Nine Authorities Judged ‘Inadequate’ At Keeping Children Safe

Social workers in nine town halls were today judged to be incapable of safely looking after the children in their charge safe.

The devastating verdict by the children’s services watchdog OFSTED meant that the number of authorities marked down as inadequate has doubled in a year.

But the inspectors’ finding provoked a furious row as local politicians and social work chiefs accused the regulator of bending its rules because of the scandals over the killing of Baby P and the kidnap of Shannon Matthews.

One senior children’s services director said OFSTED’s handling of inspections amounted to ‘a breakdown of professional trust’ and ‘an insult to my council.’

The annual inspections of the performance of local authority children’s services departments said that four were inadequate overall – last year the same round of inspections said none were in the bottom level of failure.

Eight more, including three of the first group, were said to be inadequate at keeping children safe, the area that includes supervising children whose families are suspected of abusing them.

Last year only four were found to be failures over children’s safety.

OFSTED has been under fire for giving flattering grade three inspection ratings last year to both Haringey and Kirklees, the councils whose social workers failed to prevent the death of Baby P or to maintain a watch on Shannon Matthews and her family.

Since the conviction of three people last month for allowing the death of Baby P, Haringey official Sharon Shoesmith has been sacked for incompetence.

An inquiry is under way into whether Kirklees wrongly removed Shannon Matthews’ name from its child protection register.

The quality of its inspections has been questioned by MPs – particularly after its chief Christine Gilbert said last week that records of earlier reporting on Haringey have been shredded.

The report, drawn from annual performance assessments of 147 councils, reduced the number of councils said to be outstanding or good – the grade given to Haringey and Kirklees.

The top rankings went to 73 per cent of authorities, against 78 per cent last year.

It said there was ’cause for concern’ over those that were handed ‘inadequate’ ratings.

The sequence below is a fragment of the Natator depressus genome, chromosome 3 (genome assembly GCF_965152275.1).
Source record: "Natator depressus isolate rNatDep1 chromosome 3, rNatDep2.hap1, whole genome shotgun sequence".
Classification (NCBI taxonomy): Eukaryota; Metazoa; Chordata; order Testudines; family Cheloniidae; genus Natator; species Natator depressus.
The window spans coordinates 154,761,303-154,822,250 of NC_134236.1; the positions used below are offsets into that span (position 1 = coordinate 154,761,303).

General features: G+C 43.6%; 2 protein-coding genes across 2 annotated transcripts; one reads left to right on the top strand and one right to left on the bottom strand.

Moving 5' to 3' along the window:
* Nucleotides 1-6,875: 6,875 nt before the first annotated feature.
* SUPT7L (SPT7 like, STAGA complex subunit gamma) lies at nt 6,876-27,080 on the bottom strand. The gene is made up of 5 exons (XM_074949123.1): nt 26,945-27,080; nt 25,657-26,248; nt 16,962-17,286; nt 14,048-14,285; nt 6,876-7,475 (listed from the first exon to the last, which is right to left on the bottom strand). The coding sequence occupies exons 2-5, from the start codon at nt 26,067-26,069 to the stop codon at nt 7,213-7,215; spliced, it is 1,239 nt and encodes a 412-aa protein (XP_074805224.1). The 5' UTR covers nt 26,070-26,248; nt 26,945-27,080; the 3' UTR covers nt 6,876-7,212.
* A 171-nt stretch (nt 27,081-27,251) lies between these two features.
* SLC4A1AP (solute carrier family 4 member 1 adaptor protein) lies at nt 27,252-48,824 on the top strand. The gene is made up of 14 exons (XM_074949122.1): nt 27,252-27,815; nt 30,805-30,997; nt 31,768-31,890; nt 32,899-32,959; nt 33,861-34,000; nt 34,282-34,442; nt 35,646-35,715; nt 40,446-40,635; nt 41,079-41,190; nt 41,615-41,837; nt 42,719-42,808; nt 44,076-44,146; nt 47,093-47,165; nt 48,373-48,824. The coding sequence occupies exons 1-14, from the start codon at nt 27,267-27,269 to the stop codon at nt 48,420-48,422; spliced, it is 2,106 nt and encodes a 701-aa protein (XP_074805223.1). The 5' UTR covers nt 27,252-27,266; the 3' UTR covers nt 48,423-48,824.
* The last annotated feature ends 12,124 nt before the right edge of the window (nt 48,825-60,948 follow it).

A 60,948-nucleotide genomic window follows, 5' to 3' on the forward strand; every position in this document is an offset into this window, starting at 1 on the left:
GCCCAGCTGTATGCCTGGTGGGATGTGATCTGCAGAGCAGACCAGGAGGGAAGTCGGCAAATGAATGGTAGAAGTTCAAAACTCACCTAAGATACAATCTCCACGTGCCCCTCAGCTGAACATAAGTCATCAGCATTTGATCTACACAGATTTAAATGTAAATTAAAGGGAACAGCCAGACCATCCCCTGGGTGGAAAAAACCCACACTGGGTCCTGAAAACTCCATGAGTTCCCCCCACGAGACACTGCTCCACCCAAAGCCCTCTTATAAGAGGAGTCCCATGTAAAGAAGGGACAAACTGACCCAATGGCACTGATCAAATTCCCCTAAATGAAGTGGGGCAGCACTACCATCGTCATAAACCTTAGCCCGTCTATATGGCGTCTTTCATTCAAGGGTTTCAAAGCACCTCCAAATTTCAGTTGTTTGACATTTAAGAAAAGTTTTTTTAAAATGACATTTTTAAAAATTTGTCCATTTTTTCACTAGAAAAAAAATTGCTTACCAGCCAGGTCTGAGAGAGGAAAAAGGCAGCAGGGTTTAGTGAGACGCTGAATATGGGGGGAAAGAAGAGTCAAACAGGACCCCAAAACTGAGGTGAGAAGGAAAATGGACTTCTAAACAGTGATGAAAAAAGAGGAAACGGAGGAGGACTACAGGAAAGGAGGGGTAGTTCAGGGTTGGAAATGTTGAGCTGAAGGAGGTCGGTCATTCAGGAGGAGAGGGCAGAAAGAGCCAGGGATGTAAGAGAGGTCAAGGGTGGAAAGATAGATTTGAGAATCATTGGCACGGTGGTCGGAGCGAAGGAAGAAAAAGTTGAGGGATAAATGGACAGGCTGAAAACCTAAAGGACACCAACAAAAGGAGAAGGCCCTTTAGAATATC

Miss Gilbert said: ‘I am concerned that some services provided for the most vulnerable children and young people remain inadequate.

‘We would expect those working in children’s services to address these issues as an urgent priority.’

Children’s Secretary Ed Balls said central government experts were being sent in to help the failing councils.

His junior minister Beverly Hughes said she was ‘disappointed’ with the results.

The four councils ranked as inadequate for all children’s services were Haringey – which was rapidly re-examined by OFSTED last month – Doncaster, Milton Keynes, and Surrey.

All except Milton Keynes were also named as failing to keep children safe. The other inadequate authorities in this category were Birmingham, Essex, Reading, West Sussex and Wokingham.

But OFSTED’s ratings and inspection methods brought angry accusations that the results were fixed to give a good impression of the watchdog rather than to reflect the performance of the councils.

Dr Paul Gray, children’s services director for Doncaster, said: ‘There were problems in Doncaster in the past. I was brought in to try to put them right. When we were inspected we said we were inadequate at safeguarding children – we put our hands up.

‘The response from OFSTED has shaken me and shaken my colleagues in the whole profession.’

Dr Gray added: ‘There is a sense not just from me but almost from everybody of a breakdown in professional trust.

‘I am not painting the lily, but we gave OFSTED a 28-page document with evidence of improvement, and that they have disregarded it is an insult to the council.

‘There is no doubt that Haringey provoked a change in the rules of engagement. All bets are off.

‘We have our highest ever level of attainment in schools and the lowest ever level of exclusions, yet we are deemed inadequate. Explain that away.’

Peter Martin, councillor in charge of schools and children in Surrey, said: ‘I am very very disappointed. I do not think this rating reflects the true picture.’

He said that despite past problems in safeguarding children the county was improving and had the best-performing schools in the country.

Mr Martin said the inadequate grading was ‘tough’ and added: ‘I wonder, if it were not for Baby P and Haringey, whether that would have been the case.’

OFSTED has been criticised since it took over inspections of social work operations in April last year for bringing in deep understanding of schools but little knowledge of social work.

Barry Sheerman, the Labour MP who is chairman of the Commons Children, Schools and Families Select Committee, told BBC Radio 4’s Today Programme: ‘I think very often they are taking the kind of inspection system that is probably all right, but not wonderful, for schools across to children’s services and it doesn’t work.’

Children’s services departments were created in a merger of the old education and social services organisations after 2003 in an attempt to prevent any repetition of the murder of eight-year-old Victoria Climbie in Haringey in 2000.